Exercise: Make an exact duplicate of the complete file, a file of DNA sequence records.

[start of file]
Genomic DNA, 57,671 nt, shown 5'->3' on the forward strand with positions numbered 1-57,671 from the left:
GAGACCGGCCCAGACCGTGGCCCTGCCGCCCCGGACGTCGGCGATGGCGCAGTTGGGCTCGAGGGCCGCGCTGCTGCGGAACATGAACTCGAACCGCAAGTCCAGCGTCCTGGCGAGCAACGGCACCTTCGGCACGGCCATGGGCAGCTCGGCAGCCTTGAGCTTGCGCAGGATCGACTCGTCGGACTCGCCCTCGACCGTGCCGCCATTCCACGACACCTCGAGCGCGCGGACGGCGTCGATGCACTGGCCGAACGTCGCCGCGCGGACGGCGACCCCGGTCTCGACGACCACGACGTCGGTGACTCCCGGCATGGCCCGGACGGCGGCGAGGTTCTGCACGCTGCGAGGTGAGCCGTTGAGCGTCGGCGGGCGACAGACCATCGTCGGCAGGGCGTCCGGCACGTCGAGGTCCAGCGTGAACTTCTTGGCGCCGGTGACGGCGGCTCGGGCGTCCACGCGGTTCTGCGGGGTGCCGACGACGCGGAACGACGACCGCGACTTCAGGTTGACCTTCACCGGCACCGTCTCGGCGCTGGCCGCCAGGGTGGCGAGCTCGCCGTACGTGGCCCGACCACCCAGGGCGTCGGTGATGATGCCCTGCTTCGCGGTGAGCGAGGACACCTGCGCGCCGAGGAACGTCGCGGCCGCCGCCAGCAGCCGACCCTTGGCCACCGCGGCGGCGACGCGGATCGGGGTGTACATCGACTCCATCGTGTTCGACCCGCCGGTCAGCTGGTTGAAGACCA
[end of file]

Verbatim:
Genomic DNA, 57,671 nt, shown 5'->3' on the forward strand with positions numbered 1-57,671 from the left:
GAGACCGGCCCAGACCGTGGCCCTGCCGCCCCGGACGTCGGCGATGGCGCAGTTGGGCTCGAGGGCCGCGCTGCTGCGGAACATGAACTCGAACCGCAAGTCCAGCGTCCTGGCGAGCAACGGCACCTTCGGCACGGCCATGGGCAGCTCGGCAGCCTTGAGCTTGCGCAGGATCGACTCGTCGGACTCGCCCTCGACCGTGCCGCCATTCCACGACACCTCGAGCGCGCGGACGGCGTCGATGCACTGGCCGAACGTCGCCGCGCGGACGGCGACCCCGGTCTCGACGACCACGACGTCGGTGACTCCCGGCATGGCCCGGACGGCGGCGAGGTTCTGCACGCTGCGAGGTGAGCCGTTGAGCGTCGGCGGGCGACAGACCATCGTCGGCAGGGCGTCCGGCACGTCGAGGTCCAGCGTGAACTTCTTGGCGCCGGTGACGGCGGCTCGGGCGTCCACGCGGTTCTGCGGGGTGCCGACGACGCGGAACGACGACCGCGACTTCAGGTTGACCTTCACCGGCACCGTCTCGGCGCTGGCCGCCAGGGTGGCGAGCTCGCCGTACGTGGCCCGACCACCCAGGGCGTCGGTGATGATGCCCTGCTTCGCGGTGAGCGAGGACACCTGCGCGCCGAGGAACGTCGCGGCCGCCGCCAGCAGCCGACCCTTGGCCACCGCGGCGGCGACGCGGATCGGGGTGTACATCGACTCCATCGTGTTCGACCCGCCGGTCAGCTGGTTGAAGACCA